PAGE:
The money you raise during SportsAid Week will help to support athletes in many different ways - no matter how big or small the amount! They don't just feel the impact of SportsAid's backing financially though - they also see the award as a motivational boost and a recognition of their talent as they look to progress forward with their careers.
“SportsAid makes a real difference to Britain’s most talented young sports stars - providing financial backing, and recognition, during the critical early stages of their development. Up-and-coming athletes have to make big sacrifices every day, a lot that go unseen, to be the best they can be - most of them are balancing their education at the same time. I had support from the charity when I was just 17 and it helped me to focus on my swimming as I looked to establish myself at senior level. Four years later, I became Olympic champion."
Adam Peaty MBE was supported by SportsAid in 2012 as a 17 year old. He won an Olympic gold medal in the 100m breaststroke at Rio 2016 and is a multiple world champion. Adam acted as an official ambassador for SportsAid Week 2018.
"I love meeting the young athletes SportsAid supports and seeing the drive and determination they have to be the best they can be. I remember when I had help from SportsAid and it's really important when you're starting out in your sport. It gives you the confidence to push on and succeed knowing that there are people out there who believe in you. That’s why SportsAid Week is such a great idea. It’s an opportunity to show the next generation of athletes that we’re right behind them and want to do what we can to help them on their way.”
Ellie Simmonds OBE was supported by SportsAid in 2006 when she was just 11 years old. She also received help from the Talented Athlete Scholarship Scheme. The five-time Paralympic champion acted as an official ambassador for SportsAid Week 2018.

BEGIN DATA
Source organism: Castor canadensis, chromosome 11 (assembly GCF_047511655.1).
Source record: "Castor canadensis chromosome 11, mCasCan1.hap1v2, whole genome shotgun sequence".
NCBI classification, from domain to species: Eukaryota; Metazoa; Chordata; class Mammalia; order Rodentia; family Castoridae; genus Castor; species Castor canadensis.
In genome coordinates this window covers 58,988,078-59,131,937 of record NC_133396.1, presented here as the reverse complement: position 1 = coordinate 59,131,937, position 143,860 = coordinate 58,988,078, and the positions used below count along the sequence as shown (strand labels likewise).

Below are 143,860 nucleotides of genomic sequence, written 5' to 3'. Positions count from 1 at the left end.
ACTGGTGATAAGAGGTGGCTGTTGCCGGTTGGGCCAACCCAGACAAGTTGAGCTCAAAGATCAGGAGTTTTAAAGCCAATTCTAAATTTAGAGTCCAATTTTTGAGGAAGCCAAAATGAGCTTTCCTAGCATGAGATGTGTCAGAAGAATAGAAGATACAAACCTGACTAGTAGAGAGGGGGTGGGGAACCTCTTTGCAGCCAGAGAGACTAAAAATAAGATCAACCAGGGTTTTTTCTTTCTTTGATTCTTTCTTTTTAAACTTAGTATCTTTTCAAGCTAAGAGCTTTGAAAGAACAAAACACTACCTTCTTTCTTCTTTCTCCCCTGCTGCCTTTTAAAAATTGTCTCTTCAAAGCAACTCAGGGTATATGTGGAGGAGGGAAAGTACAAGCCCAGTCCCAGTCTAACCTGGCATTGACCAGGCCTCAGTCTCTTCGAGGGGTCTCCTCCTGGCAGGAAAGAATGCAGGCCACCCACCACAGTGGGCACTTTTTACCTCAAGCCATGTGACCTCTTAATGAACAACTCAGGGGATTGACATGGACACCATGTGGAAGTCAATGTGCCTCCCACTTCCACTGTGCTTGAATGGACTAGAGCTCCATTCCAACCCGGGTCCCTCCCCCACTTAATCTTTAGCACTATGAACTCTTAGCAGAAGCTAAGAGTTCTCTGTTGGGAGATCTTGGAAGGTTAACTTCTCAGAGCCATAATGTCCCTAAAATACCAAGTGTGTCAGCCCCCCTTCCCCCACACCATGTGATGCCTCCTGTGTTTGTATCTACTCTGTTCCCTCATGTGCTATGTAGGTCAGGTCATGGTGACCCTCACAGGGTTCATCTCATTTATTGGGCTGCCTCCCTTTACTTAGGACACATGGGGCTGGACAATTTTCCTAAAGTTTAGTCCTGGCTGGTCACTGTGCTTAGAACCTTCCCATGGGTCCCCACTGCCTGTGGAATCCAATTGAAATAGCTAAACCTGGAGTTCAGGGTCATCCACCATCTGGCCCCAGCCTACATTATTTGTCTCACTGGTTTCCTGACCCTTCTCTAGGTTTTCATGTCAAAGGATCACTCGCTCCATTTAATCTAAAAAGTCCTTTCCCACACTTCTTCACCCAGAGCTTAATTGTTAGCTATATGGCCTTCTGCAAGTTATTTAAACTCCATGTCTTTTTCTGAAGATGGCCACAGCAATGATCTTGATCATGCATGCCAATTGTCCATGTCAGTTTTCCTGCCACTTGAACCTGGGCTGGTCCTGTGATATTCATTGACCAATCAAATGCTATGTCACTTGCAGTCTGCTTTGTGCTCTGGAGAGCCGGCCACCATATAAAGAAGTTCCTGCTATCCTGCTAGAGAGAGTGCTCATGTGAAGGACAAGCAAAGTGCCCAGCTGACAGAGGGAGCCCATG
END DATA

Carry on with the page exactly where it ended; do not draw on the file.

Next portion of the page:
“SportsAid has played an instrumental role in my career. The money allowed me to go to a couple of extra tournaments where I was noticed by the GB Academy. You see the financial pressure you’re putting on your mum and dad, all because they want to help you achieve your dream of becoming Olympic champion, so receiving that help from the outside provides you with the recognition you’re going in the right direction. Fundraising is so important to SportsAid being able to give out financial awards to young athletes - just like they did for me.”
Lutalo Muhammad was supported by SportsAid for three consecutive years - the first of his awards coming shortly before his 18th birthday in 2009. The Olympic silver and bronze medallist acted as an official ambassador for SportsAid Week 2018.
“I am particularly honoured to be an ambassador for SportsAid and join Her Royal Highness The Duchess of Cambridge in helping to shine a light on the achievements and potential of young athletes throughout the UK. I've got so much respect and admiration for them. For the dedication they show and the hard work they put in, there is so much preparation and time that goes in. There is that next generation of athletes out there and I want to get people enthused about supporting the charity financially or by taking part in a fundraising event."
Laura Wright has been an ambassador of SportsAid since 2015. Known as the 'sporting soprano', Laura is the UK's leading classical artist who has performed at many major sporting events. She acted as an official ambassador for SportsAid Week 2018.